Notre Dame may have won a huge battle with their 20-3 victory over No. 10 Michigan State, but they lost a key cog to their defense. Brian Kelly confirmed the worst for senior safety Jamoris Slaughter who suffered a torn Achilles tendon during the third quarter of the Irish victory and will be lost for the season.
The fifth year senior was expected to anchor a young Irish secondary along with safety Zeke Motta. A group that’s already suffered season-ending injuries to presumed starting cornerback Lo Wood and safety Austin Collinsworth, will now continue with converted wide receiver Matthias Farley in Slaughter’s place.
“You lose a Jamoris Slaughter, you’re losing an ‘A’ player,” Kelly said Sunday. “Matthias is certainly not at the level yet of a Jamoris Slaughter. He has to continue to develop, but we have a lot of confidence and trust in him. He’ll be getting a lot of work back there.”
After looking shaky in man coverage against Navy, the Irish secondary has toughened against two Big Ten opponents, holding both Purdue and Michigan State to less than 200 yards passing. Even more impressive, the Irish will now be doing it with three starters that began their Irish careers on the offensive side of the ball, with Bennett Jackson and Farley starting as wide receivers, and freshman KeiVarae Russell originally pegged as a running back.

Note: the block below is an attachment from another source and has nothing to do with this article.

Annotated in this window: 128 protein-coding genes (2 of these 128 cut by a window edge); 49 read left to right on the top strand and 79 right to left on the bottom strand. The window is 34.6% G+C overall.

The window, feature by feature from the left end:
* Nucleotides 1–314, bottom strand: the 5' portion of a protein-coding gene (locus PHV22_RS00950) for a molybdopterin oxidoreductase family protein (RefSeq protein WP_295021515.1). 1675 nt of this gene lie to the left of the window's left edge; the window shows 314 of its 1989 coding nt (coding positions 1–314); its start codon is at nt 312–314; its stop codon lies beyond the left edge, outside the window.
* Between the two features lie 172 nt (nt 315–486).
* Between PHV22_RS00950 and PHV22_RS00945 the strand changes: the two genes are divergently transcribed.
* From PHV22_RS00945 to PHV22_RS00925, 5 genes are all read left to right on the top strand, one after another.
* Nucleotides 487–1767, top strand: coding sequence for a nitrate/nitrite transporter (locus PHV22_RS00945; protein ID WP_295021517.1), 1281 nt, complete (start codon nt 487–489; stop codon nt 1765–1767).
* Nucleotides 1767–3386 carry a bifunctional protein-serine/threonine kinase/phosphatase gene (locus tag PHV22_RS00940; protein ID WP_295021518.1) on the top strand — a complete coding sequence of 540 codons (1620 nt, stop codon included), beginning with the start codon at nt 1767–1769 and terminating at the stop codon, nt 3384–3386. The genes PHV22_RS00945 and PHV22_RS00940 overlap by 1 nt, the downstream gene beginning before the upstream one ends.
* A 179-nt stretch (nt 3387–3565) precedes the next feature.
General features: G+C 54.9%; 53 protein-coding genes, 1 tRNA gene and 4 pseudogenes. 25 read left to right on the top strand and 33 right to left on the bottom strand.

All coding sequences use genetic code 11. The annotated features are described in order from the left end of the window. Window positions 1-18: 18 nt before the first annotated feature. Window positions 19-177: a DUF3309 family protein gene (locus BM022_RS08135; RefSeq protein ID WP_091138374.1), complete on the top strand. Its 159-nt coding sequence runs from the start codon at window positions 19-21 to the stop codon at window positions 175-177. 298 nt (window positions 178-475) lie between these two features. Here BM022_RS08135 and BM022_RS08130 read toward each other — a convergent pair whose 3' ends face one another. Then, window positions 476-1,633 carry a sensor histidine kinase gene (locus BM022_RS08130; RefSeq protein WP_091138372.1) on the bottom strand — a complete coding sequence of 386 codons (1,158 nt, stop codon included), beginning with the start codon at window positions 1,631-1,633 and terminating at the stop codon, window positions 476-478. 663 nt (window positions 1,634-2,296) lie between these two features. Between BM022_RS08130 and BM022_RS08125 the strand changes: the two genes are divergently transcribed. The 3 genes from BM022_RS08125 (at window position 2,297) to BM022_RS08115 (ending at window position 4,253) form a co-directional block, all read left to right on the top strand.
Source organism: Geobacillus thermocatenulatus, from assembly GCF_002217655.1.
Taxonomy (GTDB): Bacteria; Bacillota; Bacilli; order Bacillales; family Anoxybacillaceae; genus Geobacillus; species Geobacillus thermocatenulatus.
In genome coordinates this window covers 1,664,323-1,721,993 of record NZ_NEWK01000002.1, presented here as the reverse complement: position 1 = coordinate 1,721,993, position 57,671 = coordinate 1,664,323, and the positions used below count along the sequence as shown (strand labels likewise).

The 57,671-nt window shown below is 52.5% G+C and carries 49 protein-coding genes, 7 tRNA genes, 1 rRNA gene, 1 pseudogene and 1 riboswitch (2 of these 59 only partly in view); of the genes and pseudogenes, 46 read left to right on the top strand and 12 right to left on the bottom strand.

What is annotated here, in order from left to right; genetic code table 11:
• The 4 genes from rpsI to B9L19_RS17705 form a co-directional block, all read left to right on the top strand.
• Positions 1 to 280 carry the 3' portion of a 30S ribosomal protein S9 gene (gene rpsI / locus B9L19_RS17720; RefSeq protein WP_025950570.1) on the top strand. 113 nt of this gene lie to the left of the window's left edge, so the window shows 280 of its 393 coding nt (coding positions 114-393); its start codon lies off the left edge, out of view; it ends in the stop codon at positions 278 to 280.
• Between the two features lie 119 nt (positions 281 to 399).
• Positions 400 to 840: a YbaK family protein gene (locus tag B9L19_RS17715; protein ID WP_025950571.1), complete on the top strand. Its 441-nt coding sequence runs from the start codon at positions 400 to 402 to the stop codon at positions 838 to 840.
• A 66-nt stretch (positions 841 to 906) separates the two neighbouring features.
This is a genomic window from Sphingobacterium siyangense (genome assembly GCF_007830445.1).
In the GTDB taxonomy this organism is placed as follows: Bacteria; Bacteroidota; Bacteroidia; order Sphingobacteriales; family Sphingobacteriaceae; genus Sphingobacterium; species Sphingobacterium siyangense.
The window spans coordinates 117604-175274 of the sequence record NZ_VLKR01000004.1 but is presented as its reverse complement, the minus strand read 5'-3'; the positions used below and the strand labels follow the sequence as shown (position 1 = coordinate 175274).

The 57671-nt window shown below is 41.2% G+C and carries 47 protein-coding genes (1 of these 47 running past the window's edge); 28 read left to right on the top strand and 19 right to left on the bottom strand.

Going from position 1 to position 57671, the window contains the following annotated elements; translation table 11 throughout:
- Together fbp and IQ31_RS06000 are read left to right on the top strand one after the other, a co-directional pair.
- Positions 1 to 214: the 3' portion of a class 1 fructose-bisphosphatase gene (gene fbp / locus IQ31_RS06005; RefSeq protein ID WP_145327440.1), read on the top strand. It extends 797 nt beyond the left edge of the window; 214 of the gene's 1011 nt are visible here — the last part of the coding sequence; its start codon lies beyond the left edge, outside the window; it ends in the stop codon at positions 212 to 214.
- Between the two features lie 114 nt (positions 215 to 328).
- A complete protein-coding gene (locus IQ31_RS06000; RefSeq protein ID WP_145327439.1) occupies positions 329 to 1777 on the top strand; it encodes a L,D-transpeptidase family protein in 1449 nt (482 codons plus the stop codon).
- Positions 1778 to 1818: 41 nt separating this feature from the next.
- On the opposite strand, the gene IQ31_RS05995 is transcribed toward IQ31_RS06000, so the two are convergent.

The freshman cornerback earned Kelly’s praise for his work against the Spartans, and it appears the youthful back-end of the defense — which also featured a healthy dose of freshman Elijah Shumate on passing downs — have settled in quickly thanks to the coaching of co-defensive coordinator and cornerbacks coach Kerry Cooks and new safeties coach Bob Elliott.
“KeiVarae Russell has probably been the guy that makes us feel pretty good about what’s going on,” Kelly said. “He was challenged in one-on-one matchups and came out of it on positive note.
“You’re worried if you feel you have to hide them out there. We don’t have to hide those guys, they just need to continue to develop.”
That development will be accelerated even more with Slaughter’s departure. The fifth-year senior, who didn’t see action as a freshman and was plagued by an ankle injury throughout the 2010 season, may have an opportunity to explore a sixth year, though any decision there is likely to come down the line.